We receive so many books for review here at CultureMob that it’s impossible to cover them all. There simply aren’t that many hours in the day. Some books stand out from the unread pile, however – enough to make us take a second look. Off The Shelf offers short reviews and previews of the also-rans: the books that intrigued and interested us enough to warrant a mention, if not a full review.

Pocket Kings by Ted Heller
First line: “It is a cold and harrowing morning in the life of a man the day he wakes up, looks at himself in the mirror, and finally realizes that he is not, has never been, nor will ever be George Clooney.”
A poignant, funny satire by the author of Slab Rat and Funnymen, this promises to be as zeitgeisty as the spring’s books are likely to get. Frank Dixon, a struggling writer, suddenly finds his calling – and his fortune – in the form of online poker. It doesn’t come as much of a surprise when this ends up being more of a curse than a blessing, but Heller’s prose is razor sharp and his cultural reference points are spot on. In fact it’s all so believable that you have to wonder about Mr. Heller’s own online poker credentials. Watch out for him at the virtual tables…
Published by Algonquin Books on March 27th, 2012.

The Angry Buddhist by Seth Greenland
First line: “Everyone knows that when a certain kind of single American female on a Mexican holiday drinks too much tequila she will get a tattoo.”
If I tell you that Seth Greenland was writer/producer for the Emmy-nominated show Big Love, then you’ll have some idea of what to expect from The Angry Buddhist. There are the dysfunctional families, the lies, the cheating, the hidden secrets bubbling away beneath the surface. If that isn’t enough, there is also the political satire. And a sordid lesbian affair. There’s even a crime subplot that Elmore Leonard would be proud of. What’s more surprising is the quality of Greenland’s prose, with phrasing like “In the desert the sun is an anarchist” that is more than energetic enough to intrigue. I wouldn’t expect a happy ending, though.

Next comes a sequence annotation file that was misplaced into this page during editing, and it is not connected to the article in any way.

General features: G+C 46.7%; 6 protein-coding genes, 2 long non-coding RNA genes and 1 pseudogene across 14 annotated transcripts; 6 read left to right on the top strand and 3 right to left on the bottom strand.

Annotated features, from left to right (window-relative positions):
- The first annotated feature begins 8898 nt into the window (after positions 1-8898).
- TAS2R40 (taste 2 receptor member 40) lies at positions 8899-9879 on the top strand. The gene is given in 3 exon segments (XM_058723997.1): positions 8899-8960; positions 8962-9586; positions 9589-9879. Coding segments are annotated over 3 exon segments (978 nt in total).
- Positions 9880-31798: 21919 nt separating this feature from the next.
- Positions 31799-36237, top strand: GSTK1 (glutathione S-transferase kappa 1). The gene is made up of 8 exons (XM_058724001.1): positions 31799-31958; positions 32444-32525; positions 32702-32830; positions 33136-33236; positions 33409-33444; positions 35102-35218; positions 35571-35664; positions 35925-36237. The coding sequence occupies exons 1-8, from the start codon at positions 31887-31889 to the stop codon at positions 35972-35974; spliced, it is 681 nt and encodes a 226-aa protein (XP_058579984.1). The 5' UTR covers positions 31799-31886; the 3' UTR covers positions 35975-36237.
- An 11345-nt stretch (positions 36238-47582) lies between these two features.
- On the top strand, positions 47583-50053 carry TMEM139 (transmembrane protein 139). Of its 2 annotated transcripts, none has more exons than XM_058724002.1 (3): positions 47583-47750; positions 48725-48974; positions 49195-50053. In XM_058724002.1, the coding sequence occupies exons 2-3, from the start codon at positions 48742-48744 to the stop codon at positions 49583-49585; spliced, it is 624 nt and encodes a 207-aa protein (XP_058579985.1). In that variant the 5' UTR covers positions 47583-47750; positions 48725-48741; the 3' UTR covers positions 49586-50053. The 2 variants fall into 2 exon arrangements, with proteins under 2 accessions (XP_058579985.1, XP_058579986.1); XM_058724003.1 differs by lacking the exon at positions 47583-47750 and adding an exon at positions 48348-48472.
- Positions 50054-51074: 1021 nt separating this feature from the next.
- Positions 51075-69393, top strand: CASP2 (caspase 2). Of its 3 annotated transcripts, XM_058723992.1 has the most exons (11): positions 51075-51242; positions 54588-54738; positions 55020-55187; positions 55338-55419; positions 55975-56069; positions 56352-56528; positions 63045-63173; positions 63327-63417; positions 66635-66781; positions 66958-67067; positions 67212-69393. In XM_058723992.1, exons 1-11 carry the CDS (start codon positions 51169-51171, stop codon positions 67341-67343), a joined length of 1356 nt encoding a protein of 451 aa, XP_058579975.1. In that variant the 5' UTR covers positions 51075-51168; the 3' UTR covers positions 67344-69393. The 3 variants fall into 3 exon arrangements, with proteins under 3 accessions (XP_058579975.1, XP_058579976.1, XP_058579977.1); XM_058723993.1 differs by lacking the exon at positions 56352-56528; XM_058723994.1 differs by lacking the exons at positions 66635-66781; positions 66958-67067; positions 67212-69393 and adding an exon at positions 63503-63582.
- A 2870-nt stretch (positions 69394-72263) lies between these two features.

Published by Europa Editions on April 26th, 2012.

The Undead by Dick Teresi
First line: “B Pod of the intensive care unit (ICU) at Baystate Medical Center is very bright: intense lights, everything painted in primary colors.”
Subtitled ‘Organ Harvesting, the Ice-Water Test, Beating-Heart Cadavers – How Medicine Is Blurring the Line Between Life and Death’, Teresi’s book isn’t quite as dry as you might imagine. As the co-founder of Omni magazine he knows his science, and his writing is certainly alive enough to keep our interest. The first full chapter asks the question “Are you dead or alive?”, and by the time you turn the last page you may not be as certain of the answer as you were. As gripping as a thriller, but as informative as an issue of New Scientist – and not a zombie in sight.

Published by Pantheon Books on March 13th, 2012.

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